Akin Abayomi: In Africa, where infrastructure is unreliable and electricity can be erratic, standardization through centralization is an attractive option with probably a more cost-effective long- term profile. Strategically placed central professional biobanks with effective outreach to peripheral collection processing satellite sites would serve the needs of the research team objectives and ensure samples are as close to that physiological state of the volunteer as possible. This would require stakeholder planning and investment. The centralized model lends itself more to the emerging principles of “biobankonomics” and biobanking 3.0, being more sensitive to the needs of potential clients and able to add value to samples before onward transmission. Economies of scale can be negotiated with vendors and courier companies on behalf of clients (researchers, institutions, or industry). This approach also serves to remove the burden of researchers individually acquiring biobanking facilities, which can have significant potential impact on sustainability and sample integrity, parameters that are becoming more attractive now and for future recipients of biological material. The ability to focus more on acquiring good samples, coupled with relevant phenotypically standardized data, lends itself to collaboration between studies and larger cohort size studies, which are attractive especially when one considers secondary use of biospecimens for epidemiological and population studies.
What are some of the issues facing biobanks in terms of long-term sustainability?
Peter Watson and Lise Matzke: Biobanks are expensive to establish, operate, and maintain. From collection of biospecimens to processing, storage, and release activities, the continuum of activities in a biobank is a costly endeavor. No two biobanks are the same: biobanks differ greatly in their purpose, scope, and scale. Further, as a unique translational research infrastructure, biobanks operate within a complex ethical and legal frame that is intertwined with biobank operations. Biobank sustainability is therefore a mixture of financial, operational, and social aspects. While financial sustainability usually dominates the debate, the importance of other aspects or domains should not be disregarded.
Nevertheless, biobanks are often characterized as not being financially secure because they rely on mixed, short-term or per-project funding. But it is perhaps the complexity and variation of scope, scale, and design that is the most important cause of this insecurity, and it is defining the metrics to evaluate the relative importance of individual biobanks and the importance of biobanks alongside other forms of health research infrastructure that represents the critical challenge. Funders of health research are diverse, fragmented, and attracted—as we all are—to focus on the endpoint of research results. Why should funding agencies invest in biobanks if the scope and need are not defined, the horizon for any impact and recognition is very distant and not captured, and the research community continues to publish promising results? While biobanking is recognized as an important part of health research, particularly in the research community, addressing their value in proportion to the research agenda and then to a wider audience is important. At the end, the inability to communicate to a diverse set of stakeholders (patients, researchers, public institutions, government, funders) the inherent value and standards by which biobanks should be able to operate at to ensure research quality, is perhaps the greatest threat to sustainability of individual biobanks. The good news is that these issues are now a part of an open discourse in the biobanking community, offering the prospect of new strategies to address these issues.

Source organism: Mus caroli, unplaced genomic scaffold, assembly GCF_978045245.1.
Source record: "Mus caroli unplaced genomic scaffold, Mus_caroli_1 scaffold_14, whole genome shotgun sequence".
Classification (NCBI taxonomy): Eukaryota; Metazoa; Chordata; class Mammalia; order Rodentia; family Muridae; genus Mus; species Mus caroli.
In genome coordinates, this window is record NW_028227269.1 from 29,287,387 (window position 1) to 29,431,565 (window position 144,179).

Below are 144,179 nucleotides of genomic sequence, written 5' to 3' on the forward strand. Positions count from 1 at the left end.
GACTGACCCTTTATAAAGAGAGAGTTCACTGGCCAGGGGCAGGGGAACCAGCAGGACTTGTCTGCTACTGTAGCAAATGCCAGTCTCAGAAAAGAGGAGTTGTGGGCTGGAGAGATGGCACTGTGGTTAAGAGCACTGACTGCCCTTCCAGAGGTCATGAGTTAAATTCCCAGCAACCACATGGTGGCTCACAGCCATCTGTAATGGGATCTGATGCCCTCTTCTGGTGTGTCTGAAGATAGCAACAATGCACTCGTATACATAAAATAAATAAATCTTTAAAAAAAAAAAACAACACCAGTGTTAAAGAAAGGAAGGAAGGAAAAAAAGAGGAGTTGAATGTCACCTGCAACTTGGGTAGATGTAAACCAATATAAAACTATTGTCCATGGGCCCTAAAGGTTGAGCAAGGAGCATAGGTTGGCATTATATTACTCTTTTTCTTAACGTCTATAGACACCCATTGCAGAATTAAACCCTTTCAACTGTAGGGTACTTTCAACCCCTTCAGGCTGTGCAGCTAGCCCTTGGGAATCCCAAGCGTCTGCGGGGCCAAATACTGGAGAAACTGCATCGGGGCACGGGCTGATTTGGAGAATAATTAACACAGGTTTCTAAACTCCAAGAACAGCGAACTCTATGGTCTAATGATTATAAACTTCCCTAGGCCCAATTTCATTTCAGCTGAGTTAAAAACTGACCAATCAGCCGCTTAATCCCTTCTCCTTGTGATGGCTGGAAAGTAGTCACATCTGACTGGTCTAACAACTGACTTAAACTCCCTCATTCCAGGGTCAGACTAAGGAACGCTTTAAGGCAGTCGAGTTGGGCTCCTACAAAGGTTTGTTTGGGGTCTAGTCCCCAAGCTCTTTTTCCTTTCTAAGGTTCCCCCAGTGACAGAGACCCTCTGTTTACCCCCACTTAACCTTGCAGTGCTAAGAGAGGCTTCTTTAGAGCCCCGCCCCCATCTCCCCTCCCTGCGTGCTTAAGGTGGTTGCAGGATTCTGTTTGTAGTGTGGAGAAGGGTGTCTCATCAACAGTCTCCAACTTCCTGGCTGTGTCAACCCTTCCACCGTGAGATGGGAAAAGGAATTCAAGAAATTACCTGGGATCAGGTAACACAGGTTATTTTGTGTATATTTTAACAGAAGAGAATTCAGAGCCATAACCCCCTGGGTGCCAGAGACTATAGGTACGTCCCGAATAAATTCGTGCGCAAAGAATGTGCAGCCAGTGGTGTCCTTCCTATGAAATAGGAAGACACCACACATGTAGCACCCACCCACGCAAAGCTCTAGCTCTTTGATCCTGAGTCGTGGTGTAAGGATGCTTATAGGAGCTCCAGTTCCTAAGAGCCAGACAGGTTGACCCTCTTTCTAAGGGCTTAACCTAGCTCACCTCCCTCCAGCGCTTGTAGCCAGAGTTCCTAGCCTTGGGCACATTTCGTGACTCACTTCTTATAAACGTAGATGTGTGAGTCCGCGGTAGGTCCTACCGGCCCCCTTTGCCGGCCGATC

Helen Moore: Biospecimens are often collected for specific research purposes. When the initial research goals have been met, the research funding may be discontinued although the residual biospecimens may have great potential for follow-on research use. Finding ways to assess the value of biospecimen resources and finding the funding to support their continued storage and distribution can be challenging. A greater emphasis on communicating to the public about the value of biobanks in research, and to scientists about the value of high-quality biobanking, will be important to continued success in biobanking.
Relatively little is known about the actual costs of biobanking. The National Cancer Institute is presently conducting a survey on the economic aspects of biobanking. The resulting data will be shared in reports and in an online tool that users will be able to interrogate for information about the costs associated with biobanking.